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Kay Kurt
(American, b. 1944)
Jordan Almonds
1975–79
oil on canvas, 72" x 72"
Sax Brothers Purchase Fund

For over thirty years, Kay Kurt has consistently painted and drawn variations of a single subject: candy. Her preoccupation is with texture: oily licorice, creamy chocolate, jellied “gummies,” gem-like hard candies. Here it is the silky surface of Jordan almonds, filling an ornate silver dish. Like the 17th century Dutch masters of still life who delighted in replicating the sensuous surfaces of fruit, flowers, game, fish and crystal, Kurt’s super-realist depictions are so convincing that we can almost literally feel, smell and taste them. Their tremendously exaggerated scale – which mimics the abstract color field painting trick of overwhelming the eye with color and paint – immediately gives them away as billboard-size illusions. Given their large scale it is obvious that the artist is not simply attempting to create tromp l’oeil (“fool the eye”) images. As Kurt says, she is more intent on “getting the candies right,” thereby allowing viewers to experience sensations of their color, weight, translucency, and texture.
Kurt made the first of these large-scale paintings in 1961 while a graduate student at the University of Wisconsin-Madison. At that time, her new direction was inspired by a chance encounter with a box of white chocolates in a store, the search for a signature subject, and by the Pop art movement of the day, which had the effect of leveling the playing field between “high” and “low” art, making anything and everything a worthy subject for painting.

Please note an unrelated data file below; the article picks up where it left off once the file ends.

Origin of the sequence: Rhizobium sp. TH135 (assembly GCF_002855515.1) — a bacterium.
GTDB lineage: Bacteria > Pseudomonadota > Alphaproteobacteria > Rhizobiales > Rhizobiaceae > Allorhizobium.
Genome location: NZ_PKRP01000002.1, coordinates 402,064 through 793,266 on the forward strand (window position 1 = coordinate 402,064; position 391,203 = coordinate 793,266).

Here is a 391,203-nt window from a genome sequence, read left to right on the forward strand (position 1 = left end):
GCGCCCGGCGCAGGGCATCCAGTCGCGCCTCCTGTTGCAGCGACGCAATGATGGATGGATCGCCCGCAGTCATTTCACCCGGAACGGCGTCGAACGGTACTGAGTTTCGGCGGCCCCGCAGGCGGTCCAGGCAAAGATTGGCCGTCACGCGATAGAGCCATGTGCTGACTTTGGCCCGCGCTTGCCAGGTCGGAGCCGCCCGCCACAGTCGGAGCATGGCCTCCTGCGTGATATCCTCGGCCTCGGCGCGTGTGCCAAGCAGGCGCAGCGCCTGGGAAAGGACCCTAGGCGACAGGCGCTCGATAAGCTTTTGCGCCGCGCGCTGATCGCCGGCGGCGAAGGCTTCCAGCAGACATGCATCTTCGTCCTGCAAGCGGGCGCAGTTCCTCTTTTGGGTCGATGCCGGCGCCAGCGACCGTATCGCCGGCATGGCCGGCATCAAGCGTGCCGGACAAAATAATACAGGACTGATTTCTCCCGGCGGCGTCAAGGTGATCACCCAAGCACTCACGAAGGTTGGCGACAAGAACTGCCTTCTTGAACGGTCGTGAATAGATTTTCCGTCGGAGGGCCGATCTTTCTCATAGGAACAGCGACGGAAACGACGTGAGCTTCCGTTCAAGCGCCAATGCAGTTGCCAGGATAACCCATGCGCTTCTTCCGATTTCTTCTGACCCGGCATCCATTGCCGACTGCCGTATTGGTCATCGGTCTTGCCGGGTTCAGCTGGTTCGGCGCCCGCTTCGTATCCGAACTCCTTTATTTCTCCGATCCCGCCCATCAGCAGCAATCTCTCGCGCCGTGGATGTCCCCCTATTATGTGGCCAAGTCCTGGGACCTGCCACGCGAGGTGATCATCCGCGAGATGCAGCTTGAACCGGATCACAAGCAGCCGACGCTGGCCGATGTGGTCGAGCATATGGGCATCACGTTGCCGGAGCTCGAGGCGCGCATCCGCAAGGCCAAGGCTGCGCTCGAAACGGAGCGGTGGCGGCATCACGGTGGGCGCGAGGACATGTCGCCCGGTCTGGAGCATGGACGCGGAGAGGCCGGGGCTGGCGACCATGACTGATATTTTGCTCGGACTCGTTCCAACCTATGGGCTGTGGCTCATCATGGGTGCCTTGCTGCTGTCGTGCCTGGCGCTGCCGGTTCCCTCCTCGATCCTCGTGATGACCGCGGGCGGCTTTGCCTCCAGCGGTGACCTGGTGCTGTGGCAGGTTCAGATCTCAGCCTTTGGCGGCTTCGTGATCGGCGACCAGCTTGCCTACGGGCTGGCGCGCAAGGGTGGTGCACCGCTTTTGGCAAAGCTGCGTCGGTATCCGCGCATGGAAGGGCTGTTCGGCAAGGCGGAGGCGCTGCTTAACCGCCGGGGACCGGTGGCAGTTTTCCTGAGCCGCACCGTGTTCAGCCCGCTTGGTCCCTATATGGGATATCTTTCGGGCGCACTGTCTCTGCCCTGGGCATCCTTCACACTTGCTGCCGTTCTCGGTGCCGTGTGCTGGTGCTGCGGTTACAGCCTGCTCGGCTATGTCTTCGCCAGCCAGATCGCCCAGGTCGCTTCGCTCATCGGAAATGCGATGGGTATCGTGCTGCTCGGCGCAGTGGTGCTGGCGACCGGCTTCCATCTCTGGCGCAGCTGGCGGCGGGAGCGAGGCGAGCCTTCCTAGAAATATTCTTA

Beginning in England in the mid-1950s, where Richard Hamilton’s collages of magazine photographs and ads epitomized it, Pop art took as its subject the places, people and objects of everyday contemporary life.

American artists like Andy Warhol and Roy Lichtenstein expounded upon these themes in works that simultaneously celebrated and critiqued consumer and media culture, often imitating the bold, “hyper” look and feel of advertising imagery. Because their time frames and use of banal subject matter overlap, Pop art and Super-realism are inextricably linked. Where many Super-realist painters’ work from photographs or projections and use airbrushed acrylic paint, Kurt works with brushes in oil from a loose sketch on the canvas. Beginning in the center, she patiently finishes each object, a process by which it may take as many as five years to complete a single painting.

As Kurt was just beginning to make her large-scale candy paintings, she joined a host of other American and European artists already producing photographically real imagery, among them Audrey Flack, James Rosenquist, Chuck Close, Julia Fish, Malcolm Morley, John Baeder, Robert Cottingham, and Franz Gertsch.

As early as 1968, Kurt began showing at Kornblee Gallery, New York, which represented many young Pop and super-realist painters. She lived in Germany in 1968–69, and was included in Lucy Lippard’s 1969 landmark Pop Art exhibition at the Hayward Gallery, London. She moved to Duluth in 1969, when her husband, the Medieval scholar Klaus Jankofsky began teaching at the University of Minnesota. In 1973, her work was included in the prestigious Whitney Biennial exhibition. In 1980 the Walker Art Center of Minneapolis organized Kay Kurt: Paintings, which traveled to the Tweed Museum of Art. Acquired in 1980, Kurt’s Jordan Almonds continues to be a popular and engaging painting for museum visitors.

 
 
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